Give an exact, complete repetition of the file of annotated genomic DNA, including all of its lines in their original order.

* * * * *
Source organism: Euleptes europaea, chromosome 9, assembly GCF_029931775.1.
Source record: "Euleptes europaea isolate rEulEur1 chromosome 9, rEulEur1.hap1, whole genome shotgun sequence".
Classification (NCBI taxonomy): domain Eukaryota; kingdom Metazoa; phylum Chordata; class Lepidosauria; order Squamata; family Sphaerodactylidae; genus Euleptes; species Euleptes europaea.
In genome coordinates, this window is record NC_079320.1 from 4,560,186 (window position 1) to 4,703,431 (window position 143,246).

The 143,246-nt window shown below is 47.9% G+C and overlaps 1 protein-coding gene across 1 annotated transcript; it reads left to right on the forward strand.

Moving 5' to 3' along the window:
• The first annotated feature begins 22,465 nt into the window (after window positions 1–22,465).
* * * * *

Source organism: Euleptes europaea, chromosome 9, assembly GCF_029931775.1.
Source record: "Euleptes europaea isolate rEulEur1 chromosome 9, rEulEur1.hap1, whole genome shotgun sequence".
Classification (NCBI taxonomy): domain Eukaryota; kingdom Metazoa; phylum Chordata; class Lepidosauria; order Squamata; family Sphaerodactylidae; genus Euleptes; species Euleptes europaea.
In genome coordinates, this window is record NC_079320.1 from 4,560,186 (window position 1) to 4,703,431 (window position 143,246).

The 143,246-nt window shown below is 47.9% G+C and overlaps 1 protein-coding gene across 1 annotated transcript; it reads left to right on the forward strand.

Moving 5' to 3' along the window:
• The first annotated feature begins 22,465 nt into the window (after window positions 1–22,465).